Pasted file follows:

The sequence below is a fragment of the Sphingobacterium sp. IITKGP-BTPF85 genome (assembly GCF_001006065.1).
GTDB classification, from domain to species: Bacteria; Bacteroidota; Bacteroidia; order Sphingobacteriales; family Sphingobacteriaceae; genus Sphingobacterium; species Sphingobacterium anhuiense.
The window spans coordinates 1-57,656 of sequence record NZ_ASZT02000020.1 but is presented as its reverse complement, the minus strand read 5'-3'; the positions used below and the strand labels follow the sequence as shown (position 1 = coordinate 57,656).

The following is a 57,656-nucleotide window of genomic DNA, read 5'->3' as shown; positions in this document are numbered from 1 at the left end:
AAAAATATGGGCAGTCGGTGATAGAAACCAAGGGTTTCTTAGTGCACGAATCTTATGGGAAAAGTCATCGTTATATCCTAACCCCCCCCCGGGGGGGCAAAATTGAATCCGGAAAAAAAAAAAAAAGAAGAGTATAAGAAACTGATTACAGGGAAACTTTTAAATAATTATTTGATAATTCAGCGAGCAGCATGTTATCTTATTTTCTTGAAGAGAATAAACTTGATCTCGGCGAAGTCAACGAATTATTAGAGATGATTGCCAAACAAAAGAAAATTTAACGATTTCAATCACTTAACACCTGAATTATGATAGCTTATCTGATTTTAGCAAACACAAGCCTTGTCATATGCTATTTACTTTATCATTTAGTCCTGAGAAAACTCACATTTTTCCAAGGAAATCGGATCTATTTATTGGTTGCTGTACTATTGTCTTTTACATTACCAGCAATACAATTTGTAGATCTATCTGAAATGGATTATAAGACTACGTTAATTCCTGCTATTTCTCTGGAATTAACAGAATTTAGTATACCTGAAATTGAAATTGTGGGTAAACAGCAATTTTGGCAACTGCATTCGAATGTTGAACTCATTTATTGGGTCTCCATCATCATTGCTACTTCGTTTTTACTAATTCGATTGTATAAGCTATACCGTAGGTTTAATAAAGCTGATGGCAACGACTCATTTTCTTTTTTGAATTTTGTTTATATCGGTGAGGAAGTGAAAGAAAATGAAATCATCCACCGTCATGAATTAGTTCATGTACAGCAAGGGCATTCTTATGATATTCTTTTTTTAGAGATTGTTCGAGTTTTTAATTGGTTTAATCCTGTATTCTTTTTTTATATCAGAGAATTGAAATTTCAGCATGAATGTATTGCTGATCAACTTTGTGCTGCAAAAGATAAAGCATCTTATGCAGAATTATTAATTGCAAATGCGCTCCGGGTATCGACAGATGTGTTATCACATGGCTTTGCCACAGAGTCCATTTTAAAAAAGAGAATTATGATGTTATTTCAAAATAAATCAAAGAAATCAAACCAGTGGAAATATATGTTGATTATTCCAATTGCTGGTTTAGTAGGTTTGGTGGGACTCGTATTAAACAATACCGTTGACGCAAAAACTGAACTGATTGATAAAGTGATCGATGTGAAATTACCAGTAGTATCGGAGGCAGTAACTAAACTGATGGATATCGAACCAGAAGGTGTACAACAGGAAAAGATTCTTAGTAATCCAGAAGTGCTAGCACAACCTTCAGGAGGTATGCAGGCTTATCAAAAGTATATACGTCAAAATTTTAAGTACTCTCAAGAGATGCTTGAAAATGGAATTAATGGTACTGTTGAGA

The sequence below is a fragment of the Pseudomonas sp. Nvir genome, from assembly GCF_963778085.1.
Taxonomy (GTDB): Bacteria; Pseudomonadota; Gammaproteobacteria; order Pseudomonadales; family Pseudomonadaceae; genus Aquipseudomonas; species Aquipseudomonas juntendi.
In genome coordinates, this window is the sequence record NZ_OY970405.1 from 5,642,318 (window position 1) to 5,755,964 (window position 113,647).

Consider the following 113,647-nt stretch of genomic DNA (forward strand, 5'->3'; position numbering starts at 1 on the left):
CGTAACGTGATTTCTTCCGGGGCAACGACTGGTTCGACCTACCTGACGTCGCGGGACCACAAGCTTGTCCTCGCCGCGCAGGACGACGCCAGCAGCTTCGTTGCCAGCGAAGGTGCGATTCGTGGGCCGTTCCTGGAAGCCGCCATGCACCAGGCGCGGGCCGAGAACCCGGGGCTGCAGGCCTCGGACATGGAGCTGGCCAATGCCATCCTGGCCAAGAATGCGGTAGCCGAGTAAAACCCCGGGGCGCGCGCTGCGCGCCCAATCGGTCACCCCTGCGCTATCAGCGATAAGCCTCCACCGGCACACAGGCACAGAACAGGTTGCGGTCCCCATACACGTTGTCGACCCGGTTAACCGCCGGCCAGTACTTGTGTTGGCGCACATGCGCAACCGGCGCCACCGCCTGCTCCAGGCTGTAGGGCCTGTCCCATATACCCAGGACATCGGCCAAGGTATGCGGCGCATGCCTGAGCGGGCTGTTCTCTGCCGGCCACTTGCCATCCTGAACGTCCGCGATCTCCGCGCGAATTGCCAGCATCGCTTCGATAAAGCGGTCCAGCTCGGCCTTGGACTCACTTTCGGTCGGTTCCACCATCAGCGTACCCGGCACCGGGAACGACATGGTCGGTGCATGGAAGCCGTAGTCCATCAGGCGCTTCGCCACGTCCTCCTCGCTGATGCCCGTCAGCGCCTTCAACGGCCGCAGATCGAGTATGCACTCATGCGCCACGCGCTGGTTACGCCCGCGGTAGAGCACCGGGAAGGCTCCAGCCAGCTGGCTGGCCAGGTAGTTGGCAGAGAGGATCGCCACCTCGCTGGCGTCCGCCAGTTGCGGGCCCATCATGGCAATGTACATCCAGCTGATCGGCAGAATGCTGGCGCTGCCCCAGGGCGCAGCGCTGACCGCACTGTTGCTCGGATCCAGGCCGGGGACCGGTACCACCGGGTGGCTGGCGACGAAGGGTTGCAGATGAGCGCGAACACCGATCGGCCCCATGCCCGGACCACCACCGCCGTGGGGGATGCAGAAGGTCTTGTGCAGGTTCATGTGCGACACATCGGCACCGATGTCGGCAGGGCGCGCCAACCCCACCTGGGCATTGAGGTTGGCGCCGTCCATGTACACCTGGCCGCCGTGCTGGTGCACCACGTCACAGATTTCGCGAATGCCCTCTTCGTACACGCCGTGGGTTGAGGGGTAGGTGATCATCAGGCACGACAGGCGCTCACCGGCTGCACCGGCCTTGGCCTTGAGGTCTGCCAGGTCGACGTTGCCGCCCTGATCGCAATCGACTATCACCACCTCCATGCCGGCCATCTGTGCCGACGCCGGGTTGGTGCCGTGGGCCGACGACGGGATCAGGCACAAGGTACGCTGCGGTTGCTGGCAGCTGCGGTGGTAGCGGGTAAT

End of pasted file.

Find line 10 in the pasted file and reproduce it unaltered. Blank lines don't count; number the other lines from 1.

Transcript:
CGTAACGTGATTTCTTCCGGGGCAACGACTGGTTCGACCTACCTGACGTCGCGGGACCACAAGCTTGTCCTCGCCGCGCAGGACGACGCCAGCAGCTTCGTTGCCAGCGAAGGTGCGATTCGTGGGCCGTTCCTGGAAGCCGCCATGCACCAGGCGCGGGCCGAGAACCCGGGGCTGCAGGCCTCGGACATGGAGCTGGCCAATGCCATCCTGGCCAAGAATGCGGTAGCCGAGTAAAACCCCGGGGCGCGCGCTGCGCGCCCAATCGGTCACCCCTGCGCTATCAGCGATAAGCCTCCACCGGCACACAGGCACAGAACAGGTTGCGGTCCCCATACACGTTGTCGACCCGGTTAACCGCCGGCCAGTACTTGTGTTGGCGCACATGCGCAACCGGCGCCACCGCCTGCTCCAGGCTGTAGGGCCTGTCCCATATACCCAGGACATCGGCCAAGGTATGCGGCGCATGCCTGAGCGGGCTGTTCTCTGCCGGCCACTTGCCATCCTGAACGTCCGCGATCTCCGCGCGAATTGCCAGCATCGCTTCGATAAAGCGGTCCAGCTCGGCCTTGGACTCACTTTCGGTCGGTTCCACCATCAGCGTACCCGGCACCGGGAACGACATGGTCGGTGCATGGAAGCCGTAGTCCATCAGGCGCTTCGCCACGTCCTCCTCGCTGATGCCCGTCAGCGCCTTCAACGGCCGCAGATCGAGTATGCACTCATGCGCCACGCGCTGGTTACGCCCGCGGTAGAGCACCGGGAAGGCTCCAGCCAGCTGGCTGGCCAGGTAGTTGGCAGAGAGGATCGCCACCTCGCTGGCGTCCGCCAGTTGCGGGCCCATCATGGCAATGTACATCCAGCTGATCGGCAGAATGCTGGCGCTGCCCCAGGGCGCAGCGCTGACCGCACTGTTGCTCGGATCCAGGCCGGGGACCGGTACCACCGGGTGGCTGGCGACGAAGGGTTGCAGATGAGCGCGAACACCGATCGGCCCCATGCCCGGACCACCACCGCCGTGGGGGATGCAGAAGGTCTTGTGCAGGTTCATGTGCGACACATCGGCACCGATGTCGGCAGGGCGCGCCAACCCCACCTGGGCATTGAGGTTGGCGCCGTCCATGTACACCTGGCCGCCGTGCTGGTGCACCACGTCACAGATTTCGCGAATGCCCTCTTCGTACACGCCGTGGGTTGAGGGGTAGGTGATCATCAGGCACGACAGGCGCTCACCGGCTGCACCGGCCTTGGCCTTGAGGTCTGCCAGGTCGACGTTGCCGCCCTGATCGCAATCGACTATCACCACCTCCATGCCGGCCATCTGTGCCGACGCCGGGTTGGTGCCGTGGGCCGACGACGGGATCAGGCACAAGGTACGCTGCGGTTGCTGGCAGCTGCGGTGGTAGCGGGTAAT